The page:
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“Age Scotland has been an active member of the Scottish Fuel Poverty Forum since it was re-established in 2008. 
During this time, we have represented the voices of older people, the challenges they face in keeping their homes comfortably warm and how government programmes can support householders to improve the efficiency of their homes and ensure further assistance is available to those living in fuel poverty.
The remit of the Forum is to monitor the implementation of the Scottish Government’s various energy efficiency programmes, to advise Ministers on further actions required and to liaise with the Forum’s equivalent in Westminster to ensure Scottish interests are fed into reserved policy areas.
The Forum’s final report on its review of the Scottish Government's fuel poverty strategy was published on 24 March 2014 and is available to download here. 
In 2015, the Chair of the Forum published his first annual Chair’s report, available to download here. This report summarises the context of fuel poverty in Scotland and the UK and sets out the Forum’s current strategic priorities in addressing these challenges.
Age Scotland is committed to the work of this Forum with particular regards to raising awareness of the support and resources available to improving energy efficiency in the homes of older people.
Background – target, definition and prevalence
The Housing (Scotland) Act 2001 (section 88) compelled the Scottish Government to eradicate fuel poverty, as far as is reasonably practicable, by the end of 2016.
Three factors influence fuel poverty – a household’s income, the price of fuel and the energy efficiency of the dwelling.
A household is considered to be in fuel poverty if, in order to maintain a satisfactory heating regime, it would be required to spend more than 10% of its income on all household fuel use. There has been some debate over this definition and further reading can be found in this evidence review commissioned by the Forum.
Recent research illustrates:
In 2014, over half of single pensioner households (58 per cent) live in fuel poverty. While nearly half (44 per cent) of pensioner couples live in fuel poverty.
Over a third of all households in Scotland in 2014 live in fuel poverty (34.9 per cent), with pensioner householders in particular feeling the effects of this.
Fuel poverty rates are higher in rural areas at 50% than urban areas at 32%.
Between 2003/4 and 2014, fuel prices rose significantly faster than household incomes. Over that period, the rise in the average price of fuel almost trebled for Scottish households. In 2013 – 2014, the average price of fuel increased by 3.5%.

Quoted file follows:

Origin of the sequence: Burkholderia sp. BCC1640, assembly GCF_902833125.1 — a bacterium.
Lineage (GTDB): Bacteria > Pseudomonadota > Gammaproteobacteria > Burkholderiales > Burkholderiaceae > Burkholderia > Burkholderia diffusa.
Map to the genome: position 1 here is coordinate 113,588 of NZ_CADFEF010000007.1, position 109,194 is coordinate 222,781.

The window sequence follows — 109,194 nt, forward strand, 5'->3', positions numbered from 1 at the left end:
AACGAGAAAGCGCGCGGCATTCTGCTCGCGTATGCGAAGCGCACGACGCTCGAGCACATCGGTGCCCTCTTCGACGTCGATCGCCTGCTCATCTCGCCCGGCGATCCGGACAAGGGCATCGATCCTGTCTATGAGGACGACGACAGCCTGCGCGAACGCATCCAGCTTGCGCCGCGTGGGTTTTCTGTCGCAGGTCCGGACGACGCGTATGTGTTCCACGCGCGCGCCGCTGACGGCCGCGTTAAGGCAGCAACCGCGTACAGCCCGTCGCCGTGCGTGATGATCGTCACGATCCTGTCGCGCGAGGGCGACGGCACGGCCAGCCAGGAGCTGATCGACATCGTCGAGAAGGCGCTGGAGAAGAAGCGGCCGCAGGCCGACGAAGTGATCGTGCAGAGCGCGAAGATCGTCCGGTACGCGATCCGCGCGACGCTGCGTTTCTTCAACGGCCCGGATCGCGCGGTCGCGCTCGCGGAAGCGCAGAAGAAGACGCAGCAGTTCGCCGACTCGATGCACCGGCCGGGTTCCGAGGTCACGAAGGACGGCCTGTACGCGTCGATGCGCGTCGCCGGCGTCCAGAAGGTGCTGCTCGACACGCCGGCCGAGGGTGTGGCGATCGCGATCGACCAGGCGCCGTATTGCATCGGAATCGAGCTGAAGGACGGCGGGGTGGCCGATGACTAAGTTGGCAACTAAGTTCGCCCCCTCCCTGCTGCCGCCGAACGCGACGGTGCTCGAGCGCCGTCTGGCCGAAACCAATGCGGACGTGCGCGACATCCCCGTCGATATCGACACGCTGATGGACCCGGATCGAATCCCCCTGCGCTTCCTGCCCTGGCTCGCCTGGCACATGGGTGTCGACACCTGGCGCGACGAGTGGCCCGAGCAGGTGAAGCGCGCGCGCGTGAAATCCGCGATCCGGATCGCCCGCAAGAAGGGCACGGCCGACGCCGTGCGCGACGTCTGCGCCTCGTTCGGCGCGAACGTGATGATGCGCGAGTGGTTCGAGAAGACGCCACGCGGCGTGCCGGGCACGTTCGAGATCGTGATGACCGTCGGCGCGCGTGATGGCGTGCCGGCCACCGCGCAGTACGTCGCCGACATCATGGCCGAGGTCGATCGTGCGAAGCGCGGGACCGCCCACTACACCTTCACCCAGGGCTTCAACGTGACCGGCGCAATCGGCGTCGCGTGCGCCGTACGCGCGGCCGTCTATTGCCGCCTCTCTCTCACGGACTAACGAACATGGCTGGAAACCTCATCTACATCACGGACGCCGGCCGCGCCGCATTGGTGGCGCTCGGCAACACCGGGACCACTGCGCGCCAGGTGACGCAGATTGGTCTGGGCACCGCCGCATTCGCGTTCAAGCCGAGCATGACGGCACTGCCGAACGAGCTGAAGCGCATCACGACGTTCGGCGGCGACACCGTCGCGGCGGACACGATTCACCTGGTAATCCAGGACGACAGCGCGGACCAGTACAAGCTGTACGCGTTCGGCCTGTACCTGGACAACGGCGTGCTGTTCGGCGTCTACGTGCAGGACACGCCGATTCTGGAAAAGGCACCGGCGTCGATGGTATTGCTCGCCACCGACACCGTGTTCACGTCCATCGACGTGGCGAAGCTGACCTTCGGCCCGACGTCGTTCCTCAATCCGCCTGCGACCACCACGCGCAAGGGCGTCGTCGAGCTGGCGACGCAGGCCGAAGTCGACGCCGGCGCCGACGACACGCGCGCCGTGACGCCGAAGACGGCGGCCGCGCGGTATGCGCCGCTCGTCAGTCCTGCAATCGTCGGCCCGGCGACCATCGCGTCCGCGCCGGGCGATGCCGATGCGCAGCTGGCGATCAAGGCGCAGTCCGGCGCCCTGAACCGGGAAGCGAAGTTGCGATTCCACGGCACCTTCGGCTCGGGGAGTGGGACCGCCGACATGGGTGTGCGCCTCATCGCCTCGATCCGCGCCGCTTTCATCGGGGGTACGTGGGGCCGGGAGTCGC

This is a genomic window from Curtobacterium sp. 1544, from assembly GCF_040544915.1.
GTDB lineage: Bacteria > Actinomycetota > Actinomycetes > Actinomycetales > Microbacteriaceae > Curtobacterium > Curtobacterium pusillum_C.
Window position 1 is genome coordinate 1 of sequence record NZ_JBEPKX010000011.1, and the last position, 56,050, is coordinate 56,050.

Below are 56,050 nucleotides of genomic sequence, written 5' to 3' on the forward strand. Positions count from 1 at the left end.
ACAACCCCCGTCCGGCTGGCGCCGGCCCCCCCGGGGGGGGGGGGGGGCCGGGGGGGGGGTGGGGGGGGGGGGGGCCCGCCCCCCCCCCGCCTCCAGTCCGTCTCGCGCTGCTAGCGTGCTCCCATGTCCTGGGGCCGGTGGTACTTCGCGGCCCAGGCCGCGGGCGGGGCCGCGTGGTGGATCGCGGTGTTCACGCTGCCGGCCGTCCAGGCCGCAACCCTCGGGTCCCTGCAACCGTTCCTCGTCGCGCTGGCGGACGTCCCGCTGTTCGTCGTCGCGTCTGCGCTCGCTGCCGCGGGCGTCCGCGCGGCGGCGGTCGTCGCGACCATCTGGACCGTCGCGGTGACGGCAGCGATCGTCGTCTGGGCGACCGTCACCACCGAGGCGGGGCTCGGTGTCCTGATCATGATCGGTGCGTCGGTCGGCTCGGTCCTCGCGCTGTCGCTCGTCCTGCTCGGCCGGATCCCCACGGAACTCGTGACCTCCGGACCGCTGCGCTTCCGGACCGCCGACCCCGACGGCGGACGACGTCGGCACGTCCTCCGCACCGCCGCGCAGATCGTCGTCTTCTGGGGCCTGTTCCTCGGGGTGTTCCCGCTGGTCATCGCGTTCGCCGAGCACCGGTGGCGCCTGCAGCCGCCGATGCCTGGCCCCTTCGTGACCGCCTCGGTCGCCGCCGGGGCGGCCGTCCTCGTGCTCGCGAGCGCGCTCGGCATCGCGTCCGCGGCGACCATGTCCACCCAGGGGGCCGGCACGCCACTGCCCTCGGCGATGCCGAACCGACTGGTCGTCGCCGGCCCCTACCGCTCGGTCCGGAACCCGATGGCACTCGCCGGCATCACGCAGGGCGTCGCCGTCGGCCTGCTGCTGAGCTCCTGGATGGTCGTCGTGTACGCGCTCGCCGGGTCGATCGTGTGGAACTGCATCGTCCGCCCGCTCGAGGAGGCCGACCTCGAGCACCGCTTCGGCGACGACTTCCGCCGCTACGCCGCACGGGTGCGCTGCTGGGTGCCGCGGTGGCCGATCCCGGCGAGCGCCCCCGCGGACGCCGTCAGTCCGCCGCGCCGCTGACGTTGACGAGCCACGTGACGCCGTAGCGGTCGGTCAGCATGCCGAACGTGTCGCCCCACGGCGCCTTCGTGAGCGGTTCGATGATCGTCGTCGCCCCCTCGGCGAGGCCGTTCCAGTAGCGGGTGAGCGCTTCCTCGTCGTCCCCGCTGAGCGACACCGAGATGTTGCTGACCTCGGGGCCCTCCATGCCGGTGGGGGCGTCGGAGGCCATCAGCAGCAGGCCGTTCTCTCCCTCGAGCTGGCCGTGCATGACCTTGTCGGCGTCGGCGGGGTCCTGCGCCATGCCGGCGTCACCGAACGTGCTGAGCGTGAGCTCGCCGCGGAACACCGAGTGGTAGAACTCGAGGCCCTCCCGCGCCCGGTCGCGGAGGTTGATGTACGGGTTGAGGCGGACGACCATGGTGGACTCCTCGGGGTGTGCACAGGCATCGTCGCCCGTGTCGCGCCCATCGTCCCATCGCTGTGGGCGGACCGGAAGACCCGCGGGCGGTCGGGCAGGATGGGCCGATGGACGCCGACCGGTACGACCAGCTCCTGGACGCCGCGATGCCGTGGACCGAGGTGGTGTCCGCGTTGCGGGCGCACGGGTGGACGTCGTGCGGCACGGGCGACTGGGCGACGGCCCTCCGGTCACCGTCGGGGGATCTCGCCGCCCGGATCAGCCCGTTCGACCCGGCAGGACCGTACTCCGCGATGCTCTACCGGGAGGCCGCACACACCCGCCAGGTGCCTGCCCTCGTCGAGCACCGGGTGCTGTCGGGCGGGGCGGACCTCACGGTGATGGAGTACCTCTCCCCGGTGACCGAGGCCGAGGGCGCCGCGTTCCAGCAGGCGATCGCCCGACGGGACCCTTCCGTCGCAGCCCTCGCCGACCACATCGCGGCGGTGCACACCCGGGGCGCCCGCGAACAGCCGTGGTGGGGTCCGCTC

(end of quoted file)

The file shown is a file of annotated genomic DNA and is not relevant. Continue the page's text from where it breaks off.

It’s estimated that for every 5 per cent increase in energy prices this pushes as many as an extra 46,000 Scottish households (2%) into fuel poverty.”

Age Scotland has been an active member of the Scottish Fuel Poverty Forum since it was re-established in 2008. 

During this time, we have represented the voices of older people, the challenges they face in keeping their homes comfortably warm and how government programmes can support householders to improve the efficiency of their homes and ensure further assistance is available to those living in fuel poverty.

The remit of the Forum is to monitor the implementation of the Scottish Government’s various energy efficiency programmes, to advise Ministers on further actions required and to liaise with the Forum’s equivalent in Westminster to ensure Scottish interests are fed into reserved policy areas.

The Forum’s final report on its review of the Scottish Government's fuel poverty strategy was published on 24 March 2014 and is available to download here. In 2015, the Chair of the Forum published his first annual Chair’s report, available to download here.

This report summarises the context of fuel poverty in Scotland and the UK and sets out the Forum’s current strategic priorities in addressing these challenges.

Age Scotland is committed to the work of this Forum with particular regards to raising awareness of the support and resources available to improving energy efficiency in the homes of older people.

Background – target, definition and prevalence

The Housing (Scotland) Act 2001 (section 88) compelled the Scottish Government to eradicate fuel poverty, as far as is reasonably practicable, by the end of 2016.

Three factors influence fuel poverty – a household’s income, the price of fuel and the energy efficiency of the dwelling.

A household is considered to be in fuel poverty if, in order to maintain a satisfactory heating regime, it would be required to spend more than 10% of its income on all household fuel use. There has been some debate over this definition and further reading can be found in this evidence review commissioned by the Forum.

Recent research illustrates:

  • In 2014, over half of single pensioner households (58 per cent) live in fuel poverty. While nearly half (44 per cent) of pensioner couples live in fuel poverty.
  • Over a third of all households in Scotland in 2014 live in fuel poverty (34.9 per cent), with pensioner householders in particular feeling the effects of this.
  • Fuel poverty rates are higher in rural areas at 50% than urban areas at 32%.
  • Between 2003/4 and 2014, fuel prices rose significantly faster than household incomes. Over that period, the rise in the average price of fuel almost trebled for Scottish households. In 2013 – 2014, the average price of fuel increased by 3.5%
  • It’s estimated that for every 5 per cent increase in energy prices this pushes as many as an extra 46,000 Scottish households (2%) into fuel poverty.

For more information: Call the Age Scotland Helpline on 0800 12 44 222

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